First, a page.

Then came Hitler’s rise to power, which led to World War II. As the German army moved closer and closer to Paris and threatened to capture the city. Christiane realized that the precious Egyptian artifacts she had studied might be captured and taken to German museums or even destroyed. She and other museum employees mounted a campaign to move the treasures to unoccupied areas in France where they would be safe. They carefully packed up the artifacts they treasured and secretly moved them through the German lines to safety in the unoccupied areas of southern France. Despite being caught and questioned by Gestapo agents, Christiane managed to maintain her secrets and save many of the most important artworks owned by the Louvre.

Among the people she met during the war was Andre Noblecourt, who she married in 1942. Their marriage was never a traditional one, although it was long and happy. Christiana did not give up her maiden name but linked her married name to that of her husband, an unusual choice in France at that time. After the war her husband worked for the Louvre and eventually became a security adviser for the national museums of France. When the war ended, Christiane went back to her position as curator of Egyptian antiquities at the Louvre. She wrote several popular books about Egyptology and taught at the Louvre school.

During the 1950s, when Gamal Abdel Nasser became president of Egypt, many European countries worried that his efforts to make the lives of Egyptian people better would result in the loss of many of the monuments of ancient Egyptian civilization. Christiane Desroches- Noblecourt played an important role in persuading UNESCO to contribute money to preserve the monuments. The work became especially urgent after Nasser’s decision to build a second Aswan dam in 1954.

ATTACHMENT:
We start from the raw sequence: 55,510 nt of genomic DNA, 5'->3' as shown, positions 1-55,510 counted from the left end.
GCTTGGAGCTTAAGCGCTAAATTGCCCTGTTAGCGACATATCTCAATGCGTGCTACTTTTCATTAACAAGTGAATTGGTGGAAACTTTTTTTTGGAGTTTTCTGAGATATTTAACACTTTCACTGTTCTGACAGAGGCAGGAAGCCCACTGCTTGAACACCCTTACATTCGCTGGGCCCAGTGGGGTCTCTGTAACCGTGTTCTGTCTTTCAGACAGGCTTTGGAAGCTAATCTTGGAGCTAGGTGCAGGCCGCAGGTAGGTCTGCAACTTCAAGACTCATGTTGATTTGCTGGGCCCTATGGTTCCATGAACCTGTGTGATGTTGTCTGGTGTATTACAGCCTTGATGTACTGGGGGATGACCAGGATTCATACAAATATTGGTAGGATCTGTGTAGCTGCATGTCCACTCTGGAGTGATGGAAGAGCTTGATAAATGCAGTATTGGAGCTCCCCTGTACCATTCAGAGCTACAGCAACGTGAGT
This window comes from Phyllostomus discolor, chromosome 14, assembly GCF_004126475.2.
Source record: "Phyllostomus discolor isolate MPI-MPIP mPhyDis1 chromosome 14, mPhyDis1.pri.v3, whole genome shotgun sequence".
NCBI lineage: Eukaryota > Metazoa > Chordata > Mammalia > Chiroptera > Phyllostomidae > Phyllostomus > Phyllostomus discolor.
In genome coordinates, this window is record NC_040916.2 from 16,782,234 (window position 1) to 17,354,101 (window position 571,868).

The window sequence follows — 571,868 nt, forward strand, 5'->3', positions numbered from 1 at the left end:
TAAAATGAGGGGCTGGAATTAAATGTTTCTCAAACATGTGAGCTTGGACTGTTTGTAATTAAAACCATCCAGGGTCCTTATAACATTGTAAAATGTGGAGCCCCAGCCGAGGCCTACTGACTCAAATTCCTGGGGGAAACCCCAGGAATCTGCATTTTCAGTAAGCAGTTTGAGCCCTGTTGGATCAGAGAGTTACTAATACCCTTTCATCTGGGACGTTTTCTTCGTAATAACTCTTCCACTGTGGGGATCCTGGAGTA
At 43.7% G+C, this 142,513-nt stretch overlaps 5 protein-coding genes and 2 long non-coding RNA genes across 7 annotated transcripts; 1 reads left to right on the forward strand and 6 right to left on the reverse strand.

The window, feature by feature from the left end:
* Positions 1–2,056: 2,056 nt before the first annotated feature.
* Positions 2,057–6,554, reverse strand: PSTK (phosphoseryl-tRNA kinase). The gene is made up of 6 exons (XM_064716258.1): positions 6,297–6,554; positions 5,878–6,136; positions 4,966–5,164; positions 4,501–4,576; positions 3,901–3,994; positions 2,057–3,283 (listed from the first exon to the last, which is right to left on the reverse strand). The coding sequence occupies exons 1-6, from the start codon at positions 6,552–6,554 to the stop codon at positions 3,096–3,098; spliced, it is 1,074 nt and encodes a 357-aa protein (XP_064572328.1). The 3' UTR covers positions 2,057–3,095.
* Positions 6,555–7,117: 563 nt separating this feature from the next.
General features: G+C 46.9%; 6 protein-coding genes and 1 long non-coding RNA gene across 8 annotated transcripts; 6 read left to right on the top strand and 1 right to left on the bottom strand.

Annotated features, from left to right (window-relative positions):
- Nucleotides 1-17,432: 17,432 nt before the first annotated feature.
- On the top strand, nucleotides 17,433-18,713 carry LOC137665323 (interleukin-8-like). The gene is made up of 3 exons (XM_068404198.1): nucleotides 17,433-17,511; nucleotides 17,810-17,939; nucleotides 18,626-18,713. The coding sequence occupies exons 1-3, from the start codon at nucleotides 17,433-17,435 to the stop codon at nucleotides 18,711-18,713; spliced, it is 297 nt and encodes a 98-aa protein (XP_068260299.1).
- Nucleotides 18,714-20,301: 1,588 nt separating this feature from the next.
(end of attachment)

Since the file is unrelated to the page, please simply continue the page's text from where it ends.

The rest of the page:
Christiane Desroches-Noblecourt

Christiane Desroches-Noblecourt was tireless in visiting government leaders throughout Europe and persuading them to support the efforts of the Egyptologists. She even spoke personally to De Gaulle, who was reluctant to contribute French money to the effort at a time when France was still rebuilding from the devastation of World War II. Christiane also found an ally in Jacqueline Kennedy, who was keenly interested in French culture. Jacqueline in turn encouraged her husband President John Kennedy to find American support for the efforts.

The work of saving Egypt’s monuments continued for many years. Huge monuments were lifted out of the desert sands and moved to higher ground. Some of the artifacts found in Egypt were sent to countries that had contributed to the restoration efforts. (You can read the full story at International Campaign )   

Christiane Desroches-Noblecourt did not rest on her laurels after these achievements. She lived a long and active life even after she had to give up her active field work. She continued teaching and writing until almost the end of her life. She died at the age of 97 in 2011. A vivid account of the work of Desroches-Noblecourt can be found in a recent book, Olson, Lynne (2023). Empress of the Nile: The Daredevil Archaeologist Who Saved Egypt’s Ancient Temples from Destruction.